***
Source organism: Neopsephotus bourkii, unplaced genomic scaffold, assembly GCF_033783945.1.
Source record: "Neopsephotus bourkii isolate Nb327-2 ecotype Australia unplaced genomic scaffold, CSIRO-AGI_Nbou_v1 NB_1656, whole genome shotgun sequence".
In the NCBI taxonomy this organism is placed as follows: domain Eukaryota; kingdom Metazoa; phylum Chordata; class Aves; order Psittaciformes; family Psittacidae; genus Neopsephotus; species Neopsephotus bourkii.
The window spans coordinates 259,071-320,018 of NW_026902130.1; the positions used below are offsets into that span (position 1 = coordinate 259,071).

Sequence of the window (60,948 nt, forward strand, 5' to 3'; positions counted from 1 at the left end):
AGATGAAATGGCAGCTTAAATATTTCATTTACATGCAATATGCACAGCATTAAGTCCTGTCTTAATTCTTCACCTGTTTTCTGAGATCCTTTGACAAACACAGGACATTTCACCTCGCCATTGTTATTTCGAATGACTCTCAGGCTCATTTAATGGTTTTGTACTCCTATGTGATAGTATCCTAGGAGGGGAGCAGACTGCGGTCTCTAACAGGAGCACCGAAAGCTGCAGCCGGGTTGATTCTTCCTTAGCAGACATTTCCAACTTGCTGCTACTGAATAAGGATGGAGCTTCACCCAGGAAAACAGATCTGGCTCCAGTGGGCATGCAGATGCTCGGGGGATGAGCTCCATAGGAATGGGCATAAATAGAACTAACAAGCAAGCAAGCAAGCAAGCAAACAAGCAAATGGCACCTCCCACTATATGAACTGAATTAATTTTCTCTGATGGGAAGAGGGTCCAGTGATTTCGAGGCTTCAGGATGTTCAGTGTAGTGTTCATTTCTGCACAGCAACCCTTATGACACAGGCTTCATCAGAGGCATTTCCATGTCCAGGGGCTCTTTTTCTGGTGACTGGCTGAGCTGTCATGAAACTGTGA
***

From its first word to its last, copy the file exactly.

Source organism: Neopsephotus bourkii, unplaced genomic scaffold, assembly GCF_033783945.1.
Source record: "Neopsephotus bourkii isolate Nb327-2 ecotype Australia unplaced genomic scaffold, CSIRO-AGI_Nbou_v1 NB_1656, whole genome shotgun sequence".
In the NCBI taxonomy this organism is placed as follows: domain Eukaryota; kingdom Metazoa; phylum Chordata; class Aves; order Psittaciformes; family Psittacidae; genus Neopsephotus; species Neopsephotus bourkii.
The window spans coordinates 259,071-320,018 of NW_026902130.1; the positions used below are offsets into that span (position 1 = coordinate 259,071).

Sequence of the window (60,948 nt, forward strand, 5' to 3'; positions counted from 1 at the left end):
AGATGAAATGGCAGCTTAAATATTTCATTTACATGCAATATGCACAGCATTAAGTCCTGTCTTAATTCTTCACCTGTTTTCTGAGATCCTTTGACAAACACAGGACATTTCACCTCGCCATTGTTATTTCGAATGACTCTCAGGCTCATTTAATGGTTTTGTACTCCTATGTGATAGTATCCTAGGAGGGGAGCAGACTGCGGTCTCTAACAGGAGCACCGAAAGCTGCAGCCGGGTTGATTCTTCCTTAGCAGACATTTCCAACTTGCTGCTACTGAATAAGGATGGAGCTTCACCCAGGAAAACAGATCTGGCTCCAGTGGGCATGCAGATGCTCGGGGGATGAGCTCCATAGGAATGGGCATAAATAGAACTAACAAGCAAGCAAGCAAGCAAGCAAACAAGCAAATGGCACCTCCCACTATATGAACTGAATTAATTTTCTCTGATGGGAAGAGGGTCCAGTGATTTCGAGGCTTCAGGATGTTCAGTGTAGTGTTCATTTCTGCACAGCAACCCTTATGACACAGGCTTCATCAGAGGCATTTCCATGTCCAGGGGCTCTTTTTCTGGTGACTGGCTGAGCTGTCATGAAACTGTGA